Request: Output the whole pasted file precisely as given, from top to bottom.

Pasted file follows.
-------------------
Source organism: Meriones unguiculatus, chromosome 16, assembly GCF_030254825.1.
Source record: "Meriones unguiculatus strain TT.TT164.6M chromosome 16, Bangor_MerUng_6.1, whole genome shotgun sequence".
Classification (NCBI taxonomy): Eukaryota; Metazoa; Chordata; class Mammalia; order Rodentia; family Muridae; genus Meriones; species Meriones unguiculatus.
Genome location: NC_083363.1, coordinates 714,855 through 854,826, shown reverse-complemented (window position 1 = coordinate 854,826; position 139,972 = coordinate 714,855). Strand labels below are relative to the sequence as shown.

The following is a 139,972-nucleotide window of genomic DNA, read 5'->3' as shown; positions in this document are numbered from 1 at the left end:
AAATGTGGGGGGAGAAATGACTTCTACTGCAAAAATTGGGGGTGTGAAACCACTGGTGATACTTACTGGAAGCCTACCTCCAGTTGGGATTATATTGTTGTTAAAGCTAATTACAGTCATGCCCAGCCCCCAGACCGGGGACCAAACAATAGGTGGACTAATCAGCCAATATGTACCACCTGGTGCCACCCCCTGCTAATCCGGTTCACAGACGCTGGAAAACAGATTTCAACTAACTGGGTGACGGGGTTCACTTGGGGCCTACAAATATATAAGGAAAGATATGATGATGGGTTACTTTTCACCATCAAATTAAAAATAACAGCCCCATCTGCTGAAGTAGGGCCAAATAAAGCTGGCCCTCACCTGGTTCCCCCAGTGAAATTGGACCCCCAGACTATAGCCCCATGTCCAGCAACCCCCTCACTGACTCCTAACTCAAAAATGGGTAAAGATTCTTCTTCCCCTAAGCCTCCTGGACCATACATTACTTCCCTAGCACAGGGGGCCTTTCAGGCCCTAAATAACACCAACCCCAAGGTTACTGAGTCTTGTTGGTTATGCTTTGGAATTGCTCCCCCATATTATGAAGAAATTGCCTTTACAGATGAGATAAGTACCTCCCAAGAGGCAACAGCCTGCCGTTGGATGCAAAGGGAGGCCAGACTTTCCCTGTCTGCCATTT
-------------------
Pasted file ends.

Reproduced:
Source organism: Meriones unguiculatus, chromosome 16, assembly GCF_030254825.1.
Source record: "Meriones unguiculatus strain TT.TT164.6M chromosome 16, Bangor_MerUng_6.1, whole genome shotgun sequence".
Classification (NCBI taxonomy): Eukaryota; Metazoa; Chordata; class Mammalia; order Rodentia; family Muridae; genus Meriones; species Meriones unguiculatus.
Genome location: NC_083363.1, coordinates 714,855 through 854,826, shown reverse-complemented (window position 1 = coordinate 854,826; position 139,972 = coordinate 714,855). Strand labels below are relative to the sequence as shown.

The following is a 139,972-nucleotide window of genomic DNA, read 5'->3' as shown; positions in this document are numbered from 1 at the left end:
AAATGTGGGGGGAGAAATGACTTCTACTGCAAAAATTGGGGGTGTGAAACCACTGGTGATACTTACTGGAAGCCTACCTCCAGTTGGGATTATATTGTTGTTAAAGCTAATTACAGTCATGCCCAGCCCCCAGACCGGGGACCAAACAATAGGTGGACTAATCAGCCAATATGTACCACCTGGTGCCACCCCCTGCTAATCCGGTTCACAGACGCTGGAAAACAGATTTCAACTAACTGGGTGACGGGGTTCACTTGGGGCCTACAAATATATAAGGAAAGATATGATGATGGGTTACTTTTCACCATCAAATTAAAAATAACAGCCCCATCTGCTGAAGTAGGGCCAAATAAAGCTGGCCCTCACCTGGTTCCCCCAGTGAAATTGGACCCCCAGACTATAGCCCCATGTCCAGCAACCCCCTCACTGACTCCTAACTCAAAAATGGGTAAAGATTCTTCTTCCCCTAAGCCTCCTGGACCATACATTACTTCCCTAGCACAGGGGGCCTTTCAGGCCCTAAATAACACCAACCCCAAGGTTACTGAGTCTTGTTGGTTATGCTTTGGAATTGCTCCCCCATATTATGAAGAAATTGCCTTTACAGATGAGATAAGTACCTCCCAAGAGGCAACAGCCTGCCGTTGGATGCAAAGGGAGGCCAGACTTTCCCTGTCTGCCATTT